In 1954, the Causeys set up a laboratory in an old mansion in Belem, Brazil, to search out the source of jungle diseases.

"We really didn't know what we would find, but we knew it was going to be fun looking," Calista said in 1979.

When they went virus- hunting, their weapons were syringes. Before they left on their daily blood-collection expeditions, they loaded medical kits and picnic baskets into a Chevy or Jeep or a Brazilian "gaiola," a lattice-lined river steamer that resembled a cage. Sometimes they rode in dugout canoes or on horseback; sometimes they walked.

They searched for people who had been sick for only a day or two, because they needed to take a sample of their blood before the virus died out.

To determine if the virus was in the blood, Calista or a laboratory worker she had trained would inject the blood into the brain of a mouse. If half of the mice died, she would inject a suspension made from the brains of those test mice into the brains of other mice to perpetuate the virus. The samples of blood from those mice were sent to the Rockefeller laboratory in New York for virus identification. From 1954 to 1963, the Causeys isolated 1,593 viruses; 34 of those were new to science.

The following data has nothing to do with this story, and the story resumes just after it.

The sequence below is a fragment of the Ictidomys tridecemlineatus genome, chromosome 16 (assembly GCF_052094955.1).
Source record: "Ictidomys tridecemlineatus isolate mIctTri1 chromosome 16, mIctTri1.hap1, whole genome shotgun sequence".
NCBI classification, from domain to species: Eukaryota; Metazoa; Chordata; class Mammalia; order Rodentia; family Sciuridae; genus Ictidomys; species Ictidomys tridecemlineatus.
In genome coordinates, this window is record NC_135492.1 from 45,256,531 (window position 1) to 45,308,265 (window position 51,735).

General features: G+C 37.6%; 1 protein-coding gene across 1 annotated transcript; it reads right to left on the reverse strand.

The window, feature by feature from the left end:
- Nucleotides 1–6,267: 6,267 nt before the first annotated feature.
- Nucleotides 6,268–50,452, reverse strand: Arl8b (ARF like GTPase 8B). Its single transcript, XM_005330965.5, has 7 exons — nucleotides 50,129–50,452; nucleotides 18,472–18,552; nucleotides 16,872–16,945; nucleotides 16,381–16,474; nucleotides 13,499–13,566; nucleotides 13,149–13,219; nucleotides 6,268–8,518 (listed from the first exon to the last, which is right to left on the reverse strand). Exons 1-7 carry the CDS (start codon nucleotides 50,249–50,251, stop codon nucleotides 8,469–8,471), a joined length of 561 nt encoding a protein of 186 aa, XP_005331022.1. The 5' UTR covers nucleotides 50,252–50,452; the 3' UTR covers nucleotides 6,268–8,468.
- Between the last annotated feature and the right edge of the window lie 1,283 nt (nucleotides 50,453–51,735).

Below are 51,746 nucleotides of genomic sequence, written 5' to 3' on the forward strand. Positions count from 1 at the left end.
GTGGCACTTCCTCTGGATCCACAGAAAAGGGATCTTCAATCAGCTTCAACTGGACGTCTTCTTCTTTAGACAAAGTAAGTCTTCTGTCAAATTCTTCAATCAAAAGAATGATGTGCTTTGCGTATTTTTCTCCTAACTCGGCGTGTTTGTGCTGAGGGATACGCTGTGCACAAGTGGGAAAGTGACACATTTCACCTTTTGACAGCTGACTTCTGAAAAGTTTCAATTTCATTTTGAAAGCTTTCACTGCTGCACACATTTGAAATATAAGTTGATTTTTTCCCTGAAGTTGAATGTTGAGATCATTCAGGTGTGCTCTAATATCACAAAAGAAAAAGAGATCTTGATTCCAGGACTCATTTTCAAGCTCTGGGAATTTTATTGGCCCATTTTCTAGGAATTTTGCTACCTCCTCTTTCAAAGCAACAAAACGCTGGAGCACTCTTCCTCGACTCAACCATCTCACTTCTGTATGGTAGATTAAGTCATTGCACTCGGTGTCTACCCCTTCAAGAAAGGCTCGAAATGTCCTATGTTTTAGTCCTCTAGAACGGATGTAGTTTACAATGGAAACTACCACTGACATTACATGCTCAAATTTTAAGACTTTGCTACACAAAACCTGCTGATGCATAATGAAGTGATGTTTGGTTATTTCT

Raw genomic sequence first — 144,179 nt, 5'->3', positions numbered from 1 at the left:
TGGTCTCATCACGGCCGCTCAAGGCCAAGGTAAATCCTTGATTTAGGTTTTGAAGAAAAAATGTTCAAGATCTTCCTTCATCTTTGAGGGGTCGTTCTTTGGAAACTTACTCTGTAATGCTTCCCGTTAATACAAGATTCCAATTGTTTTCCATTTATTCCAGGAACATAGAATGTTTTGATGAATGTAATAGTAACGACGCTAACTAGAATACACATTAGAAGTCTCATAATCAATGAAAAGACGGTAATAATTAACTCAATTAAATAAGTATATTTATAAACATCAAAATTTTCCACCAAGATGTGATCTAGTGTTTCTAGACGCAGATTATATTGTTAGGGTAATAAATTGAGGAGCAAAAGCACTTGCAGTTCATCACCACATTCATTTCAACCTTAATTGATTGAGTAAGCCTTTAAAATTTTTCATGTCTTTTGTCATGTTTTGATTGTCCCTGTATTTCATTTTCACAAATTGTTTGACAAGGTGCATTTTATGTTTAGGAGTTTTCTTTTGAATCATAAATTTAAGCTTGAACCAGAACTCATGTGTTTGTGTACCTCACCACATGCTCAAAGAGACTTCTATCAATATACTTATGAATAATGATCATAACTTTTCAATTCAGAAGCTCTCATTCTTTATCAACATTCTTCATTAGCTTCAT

Calista, who volunteered for the foundation, supervised the collecting and breeding of the mice, a practice rarely used in research of this kind until the Causeys developed it.

Ottis also developed the "Causey hood," a container that held mice and trapped mosquitoes under a hood. Later, Ottis rigged alarm clocks on the hoods so they would close at a certain hour to make sure that the mosquitoes that had been trapped were the actual mosquitoes that bit the mice.

To test other forest environments where viruses might be prevalent, Ottis also trapped monkeys in the trees and began taking blood from small mammals.

In 1964 the Causeys went to Ibadan, Nigeria, where Ottis established a virus laboratory. By the time they left Nigeria in 1970, the laboratory had isolated 1,500 airborne viruses and 266 other viruses. Of those, about a dozen were new, including two new agents related to rabies.

When they retired to their 2,000-acre ranch near Cleveland, South Carolina, Ottis pursued a lifelong interest in animal husbandry, and Calista drew up the architectural design to expand a small hunting cabin into a large home, with a porch, that could hold a party of 100.

The Causeys sold several parcels from their property to fellow researchers when they retired, and a community was formed.

But Calista embarked on another adventure, said Caroline Causey Brown: when Ottis had to go to a nursing home, Calista got her driver's license at age 85 so she could drive to the home to see him.

"Nothing ever stopped her," Brown said. R

Nancy McCarthy, a Portland freelance writer, also wrote the profile of Ellen Knowlton Johnson that appeared in the May 1998 Reed.

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